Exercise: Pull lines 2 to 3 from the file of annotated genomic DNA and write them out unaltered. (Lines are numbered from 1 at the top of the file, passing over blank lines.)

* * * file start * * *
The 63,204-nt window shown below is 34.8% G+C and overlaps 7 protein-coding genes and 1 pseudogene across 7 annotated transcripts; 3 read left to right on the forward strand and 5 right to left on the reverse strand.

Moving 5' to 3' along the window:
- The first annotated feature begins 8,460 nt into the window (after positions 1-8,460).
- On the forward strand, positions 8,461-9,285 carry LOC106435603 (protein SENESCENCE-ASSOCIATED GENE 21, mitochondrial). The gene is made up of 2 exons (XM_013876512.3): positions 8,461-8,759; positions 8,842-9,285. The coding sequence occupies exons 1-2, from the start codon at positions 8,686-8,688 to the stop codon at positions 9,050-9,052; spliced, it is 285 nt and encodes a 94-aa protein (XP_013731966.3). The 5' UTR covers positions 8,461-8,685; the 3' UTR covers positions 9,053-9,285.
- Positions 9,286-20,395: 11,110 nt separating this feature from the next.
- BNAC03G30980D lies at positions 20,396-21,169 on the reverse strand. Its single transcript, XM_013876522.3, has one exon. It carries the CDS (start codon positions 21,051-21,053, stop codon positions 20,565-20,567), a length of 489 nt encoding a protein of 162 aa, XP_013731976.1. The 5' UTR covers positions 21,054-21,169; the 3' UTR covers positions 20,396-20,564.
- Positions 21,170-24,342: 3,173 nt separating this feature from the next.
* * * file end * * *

Moving 5' to 3' along the window:
- The first annotated feature begins 8,460 nt into the window (after positions 1-8,460).